How will the latest message be sent?

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FILE – A panoramic image taken on December 19, 2021 shows a Chinese spherical radio telescope with a five hundred-meter aperture under maintenance in southwest China’s Guizhou Province. (Ou Dongqu/Xinhua via Getty Images)

The latest message can be transmitted through the Five Hundred Meter Aperture Spherical Radio Telescope (“FAST”) located in southwest China.

Scientists hypothesize that a second option is the Allen Telescope Array (“ATA”) of the SETI Institute in Northern California.

However, despite having these powerful instruments at our disposal, the scientists said that these two telescopes can only receive radio broadcasts, not transmit them.

“Both are likely to be upgraded by future improvements that will allow for message transmission as well. If a deep goal such as communication with foreign civilizations is to be realized, the powerful tools of FAST and ATA should be paired with a well-designed and both built message to convey,” the authors suggest the study.

When these upgrades occur, scientists plan to send a message to a star group in the Milky Way that they believe has the highest potential for harboring life.

The star cluster is between 6,500 and 19,500 light-years away from the galactic center.

What will the whole message say?

In order to convey an understandable message to aliens, scientists need to consider the many differences that would occur if life existed outside our solar system.

For example, Jiang said that while it is very likely that an extraterrestrial organism will have the same molecular characteristics that we humans do, their traits may differ.

And aliens might speak a different language than we do on Earth and could use a completely different math system than we do.

The only thing that can be universally understood, according to Jiang, is a binary system.


Digital image of Earth’s position in the solar system (Beacon in Project Galaxy)

“The binary system must be universal. Why? Because our consciousness is shaped by many ‘yes’ and ‘no’, on or off. Is this a computer or a table? Am I talking to a person or drinking tea?” Jiang explained. “Awareness is millions of yes or no combined.”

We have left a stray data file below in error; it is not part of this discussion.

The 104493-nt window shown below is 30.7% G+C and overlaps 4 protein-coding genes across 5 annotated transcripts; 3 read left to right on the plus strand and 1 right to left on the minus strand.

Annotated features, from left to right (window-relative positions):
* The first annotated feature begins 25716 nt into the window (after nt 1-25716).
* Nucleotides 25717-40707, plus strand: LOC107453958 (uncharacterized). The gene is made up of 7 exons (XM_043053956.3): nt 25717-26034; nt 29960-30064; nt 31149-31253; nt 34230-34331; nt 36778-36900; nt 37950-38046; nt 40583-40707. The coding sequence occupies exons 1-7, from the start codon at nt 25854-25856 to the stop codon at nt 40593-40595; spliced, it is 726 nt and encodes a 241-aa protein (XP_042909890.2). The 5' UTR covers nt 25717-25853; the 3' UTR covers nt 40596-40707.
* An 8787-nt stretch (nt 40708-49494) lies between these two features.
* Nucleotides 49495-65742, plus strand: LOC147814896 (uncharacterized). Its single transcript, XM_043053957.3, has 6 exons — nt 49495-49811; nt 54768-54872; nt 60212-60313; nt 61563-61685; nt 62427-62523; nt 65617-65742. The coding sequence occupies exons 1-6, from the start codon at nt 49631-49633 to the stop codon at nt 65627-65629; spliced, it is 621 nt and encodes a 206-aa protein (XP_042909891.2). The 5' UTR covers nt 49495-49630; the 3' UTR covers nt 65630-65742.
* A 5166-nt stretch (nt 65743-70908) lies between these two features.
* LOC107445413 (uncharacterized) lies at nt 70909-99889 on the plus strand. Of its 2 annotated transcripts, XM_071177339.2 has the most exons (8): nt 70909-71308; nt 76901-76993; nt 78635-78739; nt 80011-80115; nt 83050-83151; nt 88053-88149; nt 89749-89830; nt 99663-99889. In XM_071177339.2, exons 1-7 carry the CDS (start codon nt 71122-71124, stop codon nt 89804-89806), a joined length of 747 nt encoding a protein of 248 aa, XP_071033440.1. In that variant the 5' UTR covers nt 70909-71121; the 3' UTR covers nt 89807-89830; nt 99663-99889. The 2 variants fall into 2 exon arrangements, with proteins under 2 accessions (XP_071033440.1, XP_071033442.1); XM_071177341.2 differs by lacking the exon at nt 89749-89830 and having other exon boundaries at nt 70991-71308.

Scientists propose sending the message in binary code via radio waves toward a habitable part of the Milky Way.

The authors suggested that “a message could practically contain encoded images of great cultural works of art, architecture, and/or images of nature such as forests, mountains, and oceans.”

The message will also contain digital images of the molecular structure of hydrogen and helium, two of the most important elements needed to create life, and even digital images of the male and female figure.

Jiang also explained the reasons behind the image of the male and female forms. It is not only meant to show foreigners what we look like, but it is also meant to show the equality of men and women.

“There are two profound reasons for this. The first is that the definition of life is reproduction. Life moves because it is able to reproduce itself,” Jiang said. The second reason for the photos, Jiang explained, was that in 1972, when the Pioneer 10 was launched, inside the spacecraft was a golden disk with an image of a man and a woman.

On the 1972 disc, the man raised his hand and the woman stood next to him with her arms down.